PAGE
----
Here’s a riddle from Poor Elijah. How can you tell the difference between the Russian Federal Assembly and the United States Congress?
The trick is to wait for a Presidential speech. If the entire audience stands and applauds in unison, it’s the Russian assembly. If half the audience stands and applauds in unison while the other half sits on their hands, it’s Congress.
Party discipline when there’s only one party is especially dangerous. When there are two parties, it might not be as dangerous, but it looks just as ridiculous, especially when your good standing as a Republican means you can’t applaud a reduction in child poverty.
Most issues are more nuanced than simply yes or no. Even when your decision seems clear, even after you’ve made that decision, the subtleties don’t go away. Implementing decisions adds even more complexity. We want finality, but governing is usually more complicated than agree or disagree, sit or stand.
People sometimes die at the hands of the police. That regrettable reality shouldn’t surprise us given that we commonly call the police to protect us from people who pose a danger by breaking the law. But black Americans, in proportion to their share of the population, are more than twice as likely as white Americans to be killed by a law enforcement officer.
It’s reasonable to consider that this racial disproportion may be due, at least in part, to the correlation between poverty and crime, that poor people are more likely to be touched by crime and therefore more likely to deal with the police. But that doesn’t explain the serial shootings and deaths of black Americans in custody that have shaped the headlines over the past year.
Regardless of the racial disproportion, better training officers to deal with volatile encounters without resorting to excessive force, and dismissing and indicting those who abuse their authority will benefit white people, too.
We need to recognize that all those headlined deaths, and those that didn’t make headlines, while equally tragic for family and friends are nonetheless different as to cause and circumstance. All officers called to a scene aren’t equally culpable. A handcuffed man who dies under an officers’ knee doesn’t pose the same threat as a teenaged girl armed with a knife.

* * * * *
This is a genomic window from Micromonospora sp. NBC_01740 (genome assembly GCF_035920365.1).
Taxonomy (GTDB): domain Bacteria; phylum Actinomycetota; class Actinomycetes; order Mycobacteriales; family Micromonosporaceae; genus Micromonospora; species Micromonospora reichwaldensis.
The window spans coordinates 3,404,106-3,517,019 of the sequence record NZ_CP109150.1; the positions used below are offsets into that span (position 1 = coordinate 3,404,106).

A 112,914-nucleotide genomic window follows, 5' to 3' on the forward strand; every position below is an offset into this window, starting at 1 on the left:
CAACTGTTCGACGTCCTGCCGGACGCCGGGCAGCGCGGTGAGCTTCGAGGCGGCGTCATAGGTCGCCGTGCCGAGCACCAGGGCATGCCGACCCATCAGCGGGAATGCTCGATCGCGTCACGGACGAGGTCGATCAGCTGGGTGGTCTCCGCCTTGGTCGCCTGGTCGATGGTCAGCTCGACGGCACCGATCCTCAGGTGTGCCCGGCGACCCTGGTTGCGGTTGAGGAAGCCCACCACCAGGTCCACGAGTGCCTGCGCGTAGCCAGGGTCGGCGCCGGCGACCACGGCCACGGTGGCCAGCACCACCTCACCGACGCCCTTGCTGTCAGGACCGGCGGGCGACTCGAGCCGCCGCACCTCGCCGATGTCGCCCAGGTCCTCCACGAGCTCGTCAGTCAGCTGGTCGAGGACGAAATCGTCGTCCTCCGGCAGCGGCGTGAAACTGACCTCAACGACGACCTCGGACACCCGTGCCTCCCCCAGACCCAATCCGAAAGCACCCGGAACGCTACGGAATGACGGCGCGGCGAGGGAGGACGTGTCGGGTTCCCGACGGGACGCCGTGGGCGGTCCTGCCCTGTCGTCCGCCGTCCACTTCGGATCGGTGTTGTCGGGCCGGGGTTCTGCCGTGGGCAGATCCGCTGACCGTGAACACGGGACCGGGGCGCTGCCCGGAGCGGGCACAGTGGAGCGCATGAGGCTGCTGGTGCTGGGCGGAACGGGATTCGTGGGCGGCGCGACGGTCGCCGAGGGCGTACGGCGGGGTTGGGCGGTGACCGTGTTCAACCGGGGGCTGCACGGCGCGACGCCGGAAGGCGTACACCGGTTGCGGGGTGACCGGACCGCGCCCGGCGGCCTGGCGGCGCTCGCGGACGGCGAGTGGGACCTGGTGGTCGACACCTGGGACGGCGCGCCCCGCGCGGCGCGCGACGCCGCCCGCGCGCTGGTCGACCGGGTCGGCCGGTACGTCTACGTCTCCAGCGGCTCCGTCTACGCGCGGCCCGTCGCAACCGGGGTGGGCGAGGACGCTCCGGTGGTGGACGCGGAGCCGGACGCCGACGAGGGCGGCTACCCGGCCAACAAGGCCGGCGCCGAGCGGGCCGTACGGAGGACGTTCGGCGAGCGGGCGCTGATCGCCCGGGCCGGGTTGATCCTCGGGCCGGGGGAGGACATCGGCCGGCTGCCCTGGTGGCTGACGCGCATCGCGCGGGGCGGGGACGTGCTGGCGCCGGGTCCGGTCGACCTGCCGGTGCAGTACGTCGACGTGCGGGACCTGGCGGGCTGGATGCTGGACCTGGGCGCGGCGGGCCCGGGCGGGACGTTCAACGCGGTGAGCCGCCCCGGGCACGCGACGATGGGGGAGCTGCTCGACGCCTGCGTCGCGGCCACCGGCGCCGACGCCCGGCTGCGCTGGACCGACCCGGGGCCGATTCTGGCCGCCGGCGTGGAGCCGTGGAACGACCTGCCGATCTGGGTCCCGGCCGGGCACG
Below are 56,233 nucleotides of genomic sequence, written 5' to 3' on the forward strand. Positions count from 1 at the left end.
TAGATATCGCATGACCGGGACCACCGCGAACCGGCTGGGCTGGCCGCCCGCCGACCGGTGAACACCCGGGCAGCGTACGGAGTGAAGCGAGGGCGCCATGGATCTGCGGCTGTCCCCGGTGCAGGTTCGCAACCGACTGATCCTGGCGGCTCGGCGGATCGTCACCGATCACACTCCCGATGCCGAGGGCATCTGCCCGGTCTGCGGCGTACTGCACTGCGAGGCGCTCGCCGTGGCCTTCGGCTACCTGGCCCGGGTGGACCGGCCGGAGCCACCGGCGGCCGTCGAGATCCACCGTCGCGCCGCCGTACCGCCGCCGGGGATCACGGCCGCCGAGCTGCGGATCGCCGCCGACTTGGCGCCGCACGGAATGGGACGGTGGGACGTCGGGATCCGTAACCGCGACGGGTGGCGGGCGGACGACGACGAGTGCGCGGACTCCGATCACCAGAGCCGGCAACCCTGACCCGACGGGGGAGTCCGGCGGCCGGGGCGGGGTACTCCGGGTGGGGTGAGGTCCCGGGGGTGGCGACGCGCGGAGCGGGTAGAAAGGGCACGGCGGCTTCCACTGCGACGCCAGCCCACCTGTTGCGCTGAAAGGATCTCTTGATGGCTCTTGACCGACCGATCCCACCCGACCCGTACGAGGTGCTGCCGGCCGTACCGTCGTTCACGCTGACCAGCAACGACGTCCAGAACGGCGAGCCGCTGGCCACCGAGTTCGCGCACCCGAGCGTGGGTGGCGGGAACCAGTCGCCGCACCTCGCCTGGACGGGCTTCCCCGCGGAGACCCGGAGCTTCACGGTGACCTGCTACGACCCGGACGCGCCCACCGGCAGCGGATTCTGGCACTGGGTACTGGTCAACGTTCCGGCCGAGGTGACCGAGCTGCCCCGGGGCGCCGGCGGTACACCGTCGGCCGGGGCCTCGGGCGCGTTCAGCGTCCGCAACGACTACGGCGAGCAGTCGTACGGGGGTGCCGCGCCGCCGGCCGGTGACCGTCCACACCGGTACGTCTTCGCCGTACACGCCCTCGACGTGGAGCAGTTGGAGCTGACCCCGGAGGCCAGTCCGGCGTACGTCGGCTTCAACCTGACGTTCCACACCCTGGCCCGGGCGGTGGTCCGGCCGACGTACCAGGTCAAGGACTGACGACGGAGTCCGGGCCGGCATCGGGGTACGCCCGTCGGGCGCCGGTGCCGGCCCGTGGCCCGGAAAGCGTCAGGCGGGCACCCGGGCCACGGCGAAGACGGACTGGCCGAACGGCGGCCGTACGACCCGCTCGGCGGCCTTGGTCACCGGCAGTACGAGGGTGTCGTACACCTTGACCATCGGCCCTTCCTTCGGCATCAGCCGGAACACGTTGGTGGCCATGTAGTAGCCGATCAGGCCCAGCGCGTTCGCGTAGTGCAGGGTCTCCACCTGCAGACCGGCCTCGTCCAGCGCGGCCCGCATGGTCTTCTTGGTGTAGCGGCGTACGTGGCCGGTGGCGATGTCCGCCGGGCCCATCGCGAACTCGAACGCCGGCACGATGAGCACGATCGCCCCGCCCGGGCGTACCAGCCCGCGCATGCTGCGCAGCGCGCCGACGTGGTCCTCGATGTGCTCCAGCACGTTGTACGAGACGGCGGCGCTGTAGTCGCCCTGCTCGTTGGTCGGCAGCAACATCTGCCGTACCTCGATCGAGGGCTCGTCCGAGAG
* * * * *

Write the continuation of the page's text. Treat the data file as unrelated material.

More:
Even assuming neither should have died, we can’t allow our grief and rage to blind us to the differences. We need to retain the desire and the ability to reason. Judging justly requires more than merely standing or sitting.
Mounting evidence suggests that white supremacists are serving in law enforcement agencies. No new law, whether named after George Floyd or Crispus Attucks, will remedy that bigotry. Neither will yielding to marchers’ demands to “defund the police,” especially when those marchers, both black and white, expect the police to protect them.
None of this means that things shouldn’t change or can’t improve. They should, they must, and they can. Sometimes those reforms will be matters of policy and training. In other cases the changes will mean better screening and dismissal of problematic officers.
It’s often said that good police officers appreciate when bad officers are disciplined or dismissed. When critics have said the same thing about teachers, my response has more often been to wish those critics and reformers would stop treating me like I’m incompetent or malicious just because some of my colleagues are, or that my lapses stem from the same causes.
I recoil in my teacher’s soul at any plan or promise to “reimagine” public institutions. I know what that sunny turn of phrase has meant at school – public relations, pipedreams, irrelevancies, and impracticalities.
Teachers are called to be knowledgeable and to preserve a safe learning environment, just as law enforcement officers are rightly expected to protect and serve the public fairly and effectively.
I have to respond to every eruption and subtle change in my classroom. Some arise without warning. Others snowball and defy all my efforts to defuse them.
Even in my small arena I haven’t always responded correctly, whether through my ignorance, misunderstanding, misjudgment, or temper, and I’ve more than once felt obliged to explain and apologize to my students. I’ve learned to use humor and patience, measured anger and an assurance of fairness, the tone of my voice and the look in my eye.
Competent police officers have developed equivalent skills and perspective. But I still can’t imagine what it must be like to make life and death decisions with a gun on my belt and without sufficient time to reflect.
None of this, however, accounts for so many black men shot in the back. It doesn’t account for George Floyd, let alone an epidemic of George Floyds.
Two centuries ago as the Civil War neared its conclusion, Mr. Lincoln cautioned us that it would be no less than just if the war were to continue “until every drop of blood drawn with the lash shall be paid by another drawn with the sword.”
Slavery is over.
The worst of segregation is over.
But racial injustice is still drawing blood.
The fault sometimes lies with individual officers who enforce our laws, and those wrongs must be judged and made right.
The greater fault lies with the men and women we elect to make our laws and, through those representatives, with us.
And the fury of justice awaits us all.
Peter Berger has taught English and history for 30 years. Poor Elijah would be pleased to answer letters addressed to him in care of the editor.